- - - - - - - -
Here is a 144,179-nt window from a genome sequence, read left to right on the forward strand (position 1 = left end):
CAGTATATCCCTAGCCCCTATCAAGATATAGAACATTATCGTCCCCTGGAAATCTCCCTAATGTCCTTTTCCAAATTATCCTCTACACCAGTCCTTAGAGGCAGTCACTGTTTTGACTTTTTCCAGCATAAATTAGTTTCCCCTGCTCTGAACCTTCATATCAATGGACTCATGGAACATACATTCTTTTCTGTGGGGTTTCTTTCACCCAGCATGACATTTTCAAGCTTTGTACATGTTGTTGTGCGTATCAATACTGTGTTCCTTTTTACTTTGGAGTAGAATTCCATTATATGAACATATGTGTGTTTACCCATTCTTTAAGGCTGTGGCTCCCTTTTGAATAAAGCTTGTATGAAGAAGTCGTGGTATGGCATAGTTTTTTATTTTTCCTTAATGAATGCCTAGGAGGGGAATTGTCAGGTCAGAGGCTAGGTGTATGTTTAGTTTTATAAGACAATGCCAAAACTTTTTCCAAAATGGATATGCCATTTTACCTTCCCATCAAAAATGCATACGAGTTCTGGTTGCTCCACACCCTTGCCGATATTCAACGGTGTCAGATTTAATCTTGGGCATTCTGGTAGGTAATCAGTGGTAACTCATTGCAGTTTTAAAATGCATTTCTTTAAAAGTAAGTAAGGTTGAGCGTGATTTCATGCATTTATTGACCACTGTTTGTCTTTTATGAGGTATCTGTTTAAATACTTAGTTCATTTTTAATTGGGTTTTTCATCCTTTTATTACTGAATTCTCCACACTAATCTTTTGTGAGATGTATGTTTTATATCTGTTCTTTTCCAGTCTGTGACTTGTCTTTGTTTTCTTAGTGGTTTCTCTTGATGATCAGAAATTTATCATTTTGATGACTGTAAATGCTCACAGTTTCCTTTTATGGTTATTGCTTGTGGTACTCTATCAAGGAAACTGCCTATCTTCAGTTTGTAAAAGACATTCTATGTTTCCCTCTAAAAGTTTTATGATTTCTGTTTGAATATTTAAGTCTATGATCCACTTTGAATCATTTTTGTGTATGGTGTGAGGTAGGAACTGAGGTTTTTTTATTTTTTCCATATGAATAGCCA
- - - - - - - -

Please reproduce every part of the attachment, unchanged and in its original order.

Here is a 144,179-nt window from a genome sequence, read left to right on the forward strand (position 1 = left end):
CAGTATATCCCTAGCCCCTATCAAGATATAGAACATTATCGTCCCCTGGAAATCTCCCTAATGTCCTTTTCCAAATTATCCTCTACACCAGTCCTTAGAGGCAGTCACTGTTTTGACTTTTTCCAGCATAAATTAGTTTCCCCTGCTCTGAACCTTCATATCAATGGACTCATGGAACATACATTCTTTTCTGTGGGGTTTCTTTCACCCAGCATGACATTTTCAAGCTTTGTACATGTTGTTGTGCGTATCAATACTGTGTTCCTTTTTACTTTGGAGTAGAATTCCATTATATGAACATATGTGTGTTTACCCATTCTTTAAGGCTGTGGCTCCCTTTTGAATAAAGCTTGTATGAAGAAGTCGTGGTATGGCATAGTTTTTTATTTTTCCTTAATGAATGCCTAGGAGGGGAATTGTCAGGTCAGAGGCTAGGTGTATGTTTAGTTTTATAAGACAATGCCAAAACTTTTTCCAAAATGGATATGCCATTTTACCTTCCCATCAAAAATGCATACGAGTTCTGGTTGCTCCACACCCTTGCCGATATTCAACGGTGTCAGATTTAATCTTGGGCATTCTGGTAGGTAATCAGTGGTAACTCATTGCAGTTTTAAAATGCATTTCTTTAAAAGTAAGTAAGGTTGAGCGTGATTTCATGCATTTATTGACCACTGTTTGTCTTTTATGAGGTATCTGTTTAAATACTTAGTTCATTTTTAATTGGGTTTTTCATCCTTTTATTACTGAATTCTCCACACTAATCTTTTGTGAGATGTATGTTTTATATCTGTTCTTTTCCAGTCTGTGACTTGTCTTTGTTTTCTTAGTGGTTTCTCTTGATGATCAGAAATTTATCATTTTGATGACTGTAAATGCTCACAGTTTCCTTTTATGGTTATTGCTTGTGGTACTCTATCAAGGAAACTGCCTATCTTCAGTTTGTAAAAGACATTCTATGTTTCCCTCTAAAAGTTTTATGATTTCTGTTTGAATATTTAAGTCTATGATCCACTTTGAATCATTTTTGTGTATGGTGTGAGGTAGGAACTGAGGTTTTTTTATTTTTTCCATATGAATAGCCA